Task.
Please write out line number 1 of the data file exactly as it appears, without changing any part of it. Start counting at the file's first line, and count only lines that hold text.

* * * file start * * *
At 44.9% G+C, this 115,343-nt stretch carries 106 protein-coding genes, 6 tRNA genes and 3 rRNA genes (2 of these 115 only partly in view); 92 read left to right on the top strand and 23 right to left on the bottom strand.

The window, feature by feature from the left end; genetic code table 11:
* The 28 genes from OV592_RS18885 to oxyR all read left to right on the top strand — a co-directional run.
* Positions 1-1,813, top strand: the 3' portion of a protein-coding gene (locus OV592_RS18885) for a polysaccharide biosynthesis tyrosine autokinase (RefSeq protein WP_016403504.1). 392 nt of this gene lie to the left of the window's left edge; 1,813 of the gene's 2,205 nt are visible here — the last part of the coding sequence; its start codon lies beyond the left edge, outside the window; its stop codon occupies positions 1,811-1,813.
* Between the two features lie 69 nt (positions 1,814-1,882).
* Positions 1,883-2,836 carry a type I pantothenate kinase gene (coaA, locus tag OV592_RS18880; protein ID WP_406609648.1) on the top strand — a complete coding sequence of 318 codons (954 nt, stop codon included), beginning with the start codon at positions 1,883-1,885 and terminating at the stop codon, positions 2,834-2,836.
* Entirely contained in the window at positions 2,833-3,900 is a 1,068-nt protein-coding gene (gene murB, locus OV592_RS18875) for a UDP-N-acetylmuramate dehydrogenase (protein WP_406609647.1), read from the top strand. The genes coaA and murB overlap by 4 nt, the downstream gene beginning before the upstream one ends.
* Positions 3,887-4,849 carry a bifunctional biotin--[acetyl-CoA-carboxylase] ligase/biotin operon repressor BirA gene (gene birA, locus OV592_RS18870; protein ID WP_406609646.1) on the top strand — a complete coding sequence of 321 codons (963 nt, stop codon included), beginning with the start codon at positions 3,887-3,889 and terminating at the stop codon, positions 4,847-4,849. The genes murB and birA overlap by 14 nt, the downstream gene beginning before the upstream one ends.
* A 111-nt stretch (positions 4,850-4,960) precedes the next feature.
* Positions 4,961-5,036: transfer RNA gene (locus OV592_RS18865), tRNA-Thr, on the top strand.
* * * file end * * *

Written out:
At 44.9% G+C, this 115,343-nt stretch carries 106 protein-coding genes, 6 tRNA genes and 3 rRNA genes (2 of these 115 only partly in view); 92 read left to right on the top strand and 23 right to left on the bottom strand.